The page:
Wednesday, December 19, 2012

An Amazing Day with Horses (and Cameras)


And yes, it's quarter after seven at night and I'm about ready to hit the sack. That's what happens when you get up at three am to go to the track in order to help with the daily runs (and walks of the sick) race horses. It's freezing cold and the sun wont be up for hours but most people there are happy to be - I am not the only one enchanted by these animals. Though that isn't what brings all these people here. If not love of horses, then love of being a jockey- or, simply the love of the gamble and thrill. Though I don't think many of those people are at the stables at 4am.

R was thrilled when I actually got up in the morning to go with him, I think he doubted how much I really do love horses. It's a childish love, one that I was rarely indulged growing up (though my grandmparents did take us to ride a few times on trails where you could pay $20 for an hour, at your own risk). I shake with excitement whenever I'm around them, truly believing that horses are a part of the perfect existence.

I told R that I would be happy to brush horses, I love them so. He says, "They say what's good for the inside of a man, is good for the outside of a horse."

In my mind, dogs might be man's best friend but horses are a link to something spiritual. When you ride a horse, you're becoming part of them, moving with them, feeling with them. The are extremely empathetic and obviously ridiculously large and strong. I have never felt the overwhelming thrill and accomplishment like I have with moments of experience with a horse.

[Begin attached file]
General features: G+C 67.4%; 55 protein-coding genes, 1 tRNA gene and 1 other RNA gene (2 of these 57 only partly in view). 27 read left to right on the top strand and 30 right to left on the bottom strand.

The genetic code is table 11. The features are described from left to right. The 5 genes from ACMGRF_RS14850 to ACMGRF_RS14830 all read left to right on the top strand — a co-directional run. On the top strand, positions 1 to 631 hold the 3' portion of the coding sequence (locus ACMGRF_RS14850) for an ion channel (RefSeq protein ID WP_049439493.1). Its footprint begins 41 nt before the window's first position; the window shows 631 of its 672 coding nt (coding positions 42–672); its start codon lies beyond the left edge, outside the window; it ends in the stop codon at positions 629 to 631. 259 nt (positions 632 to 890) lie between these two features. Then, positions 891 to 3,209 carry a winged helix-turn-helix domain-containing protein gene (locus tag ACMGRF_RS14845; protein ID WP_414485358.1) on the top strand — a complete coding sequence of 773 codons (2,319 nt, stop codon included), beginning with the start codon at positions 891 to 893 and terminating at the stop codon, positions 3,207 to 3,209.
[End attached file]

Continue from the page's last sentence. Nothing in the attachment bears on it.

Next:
Today I sat bareback on a horse again. I was lead, like I was last time, but still, I sat. I got up via the fence and getting down R asks if I want the fence or if I can jump down myself. Pff, of course I can.

When I was about 12 I went riding with my sister and grandfather, in a group that was lead for the first half of the hour and the second half you could roam the trails on your own, though you were supposed to stay in pairs. Of course, I didn't. We got pretty deep into the woods and then turned back towards the barn, where the horse knew we were headed back and started going fast. Grinning, I held on, bent over it's neck while it jumped a log and ducking under branches. I had no business doing these things, but had no concept of what I was doing- just that it was fun. We came up on the stables pretty quickly and I was scolded for not letting the horse cool down and made to turn around and do it right.

Now I am older and have more concept that I can be hurt, but not enough to keep me from loving all up on as many horses as I can get around. My hands tremble with nerves every time I am around them, though how much of that is fear and how much excitement, I have no idea.

Afterwards we had a great shoot, to top it off. Naturally, I had my camera with me all day.

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